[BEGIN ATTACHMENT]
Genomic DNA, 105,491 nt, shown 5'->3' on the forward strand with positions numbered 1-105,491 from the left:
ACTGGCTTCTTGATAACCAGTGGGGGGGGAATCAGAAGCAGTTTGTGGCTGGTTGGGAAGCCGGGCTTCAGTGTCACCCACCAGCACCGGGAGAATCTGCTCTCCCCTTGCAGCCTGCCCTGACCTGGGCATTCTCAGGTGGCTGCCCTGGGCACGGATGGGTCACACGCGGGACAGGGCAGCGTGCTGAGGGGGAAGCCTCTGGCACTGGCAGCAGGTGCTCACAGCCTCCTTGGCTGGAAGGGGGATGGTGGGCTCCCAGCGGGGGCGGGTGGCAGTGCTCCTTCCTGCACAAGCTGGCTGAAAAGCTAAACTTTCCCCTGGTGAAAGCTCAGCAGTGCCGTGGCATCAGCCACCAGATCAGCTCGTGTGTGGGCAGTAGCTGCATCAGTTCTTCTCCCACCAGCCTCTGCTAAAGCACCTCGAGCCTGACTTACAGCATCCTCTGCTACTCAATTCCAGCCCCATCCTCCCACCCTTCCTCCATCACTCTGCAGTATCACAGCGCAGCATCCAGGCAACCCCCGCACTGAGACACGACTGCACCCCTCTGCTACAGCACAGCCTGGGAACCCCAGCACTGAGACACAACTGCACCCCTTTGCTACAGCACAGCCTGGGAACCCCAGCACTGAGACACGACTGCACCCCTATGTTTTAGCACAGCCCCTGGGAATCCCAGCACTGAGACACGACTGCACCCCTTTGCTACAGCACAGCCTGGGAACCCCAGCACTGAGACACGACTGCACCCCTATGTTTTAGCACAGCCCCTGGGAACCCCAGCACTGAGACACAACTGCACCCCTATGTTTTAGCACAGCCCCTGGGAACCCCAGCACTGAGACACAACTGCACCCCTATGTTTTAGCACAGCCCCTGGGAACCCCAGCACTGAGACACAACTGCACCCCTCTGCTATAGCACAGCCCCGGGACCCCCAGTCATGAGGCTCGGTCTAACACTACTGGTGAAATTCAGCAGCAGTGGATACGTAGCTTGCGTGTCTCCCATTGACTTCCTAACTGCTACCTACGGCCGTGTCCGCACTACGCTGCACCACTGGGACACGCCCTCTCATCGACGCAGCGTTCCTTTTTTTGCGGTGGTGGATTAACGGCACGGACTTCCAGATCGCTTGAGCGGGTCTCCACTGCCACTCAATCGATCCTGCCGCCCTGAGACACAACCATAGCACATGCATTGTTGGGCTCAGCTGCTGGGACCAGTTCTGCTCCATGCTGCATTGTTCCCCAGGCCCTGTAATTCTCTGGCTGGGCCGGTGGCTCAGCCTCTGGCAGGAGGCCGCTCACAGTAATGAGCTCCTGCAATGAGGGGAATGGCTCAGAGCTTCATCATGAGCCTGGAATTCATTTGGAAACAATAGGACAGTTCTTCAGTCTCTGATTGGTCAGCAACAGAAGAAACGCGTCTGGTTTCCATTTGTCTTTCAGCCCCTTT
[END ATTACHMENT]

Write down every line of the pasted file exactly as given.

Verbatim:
Genomic DNA, 105,491 nt, shown 5'->3' on the forward strand with positions numbered 1-105,491 from the left:
ACTGGCTTCTTGATAACCAGTGGGGGGGGAATCAGAAGCAGTTTGTGGCTGGTTGGGAAGCCGGGCTTCAGTGTCACCCACCAGCACCGGGAGAATCTGCTCTCCCCTTGCAGCCTGCCCTGACCTGGGCATTCTCAGGTGGCTGCCCTGGGCACGGATGGGTCACACGCGGGACAGGGCAGCGTGCTGAGGGGGAAGCCTCTGGCACTGGCAGCAGGTGCTCACAGCCTCCTTGGCTGGAAGGGGGATGGTGGGCTCCCAGCGGGGGCGGGTGGCAGTGCTCCTTCCTGCACAAGCTGGCTGAAAAGCTAAACTTTCCCCTGGTGAAAGCTCAGCAGTGCCGTGGCATCAGCCACCAGATCAGCTCGTGTGTGGGCAGTAGCTGCATCAGTTCTTCTCCCACCAGCCTCTGCTAAAGCACCTCGAGCCTGACTTACAGCATCCTCTGCTACTCAATTCCAGCCCCATCCTCCCACCCTTCCTCCATCACTCTGCAGTATCACAGCGCAGCATCCAGGCAACCCCCGCACTGAGACACGACTGCACCCCTCTGCTACAGCACAGCCTGGGAACCCCAGCACTGAGACACAACTGCACCCCTTTGCTACAGCACAGCCTGGGAACCCCAGCACTGAGACACGACTGCACCCCTATGTTTTAGCACAGCCCCTGGGAATCCCAGCACTGAGACACGACTGCACCCCTTTGCTACAGCACAGCCTGGGAACCCCAGCACTGAGACACGACTGCACCCCTATGTTTTAGCACAGCCCCTGGGAACCCCAGCACTGAGACACAACTGCACCCCTATGTTTTAGCACAGCCCCTGGGAACCCCAGCACTGAGACACAACTGCACCCCTATGTTTTAGCACAGCCCCTGGGAACCCCAGCACTGAGACACAACTGCACCCCTCTGCTATAGCACAGCCCCGGGACCCCCAGTCATGAGGCTCGGTCTAACACTACTGGTGAAATTCAGCAGCAGTGGATACGTAGCTTGCGTGTCTCCCATTGACTTCCTAACTGCTACCTACGGCCGTGTCCGCACTACGCTGCACCACTGGGACACGCCCTCTCATCGACGCAGCGTTCCTTTTTTTGCGGTGGTGGATTAACGGCACGGACTTCCAGATCGCTTGAGCGGGTCTCCACTGCCACTCAATCGATCCTGCCGCCCTGAGACACAACCATAGCACATGCATTGTTGGGCTCAGCTGCTGGGACCAGTTCTGCTCCATGCTGCATTGTTCCCCAGGCCCTGTAATTCTCTGGCTGGGCCGGTGGCTCAGCCTCTGGCAGGAGGCCGCTCACAGTAATGAGCTCCTGCAATGAGGGGAATGGCTCAGAGCTTCATCATGAGCCTGGAATTCATTTGGAAACAATAGGACAGTTCTTCAGTCTCTGATTGGTCAGCAACAGAAGAAACGCGTCTGGTTTCCATTTGTCTTTCAGCCCCTTT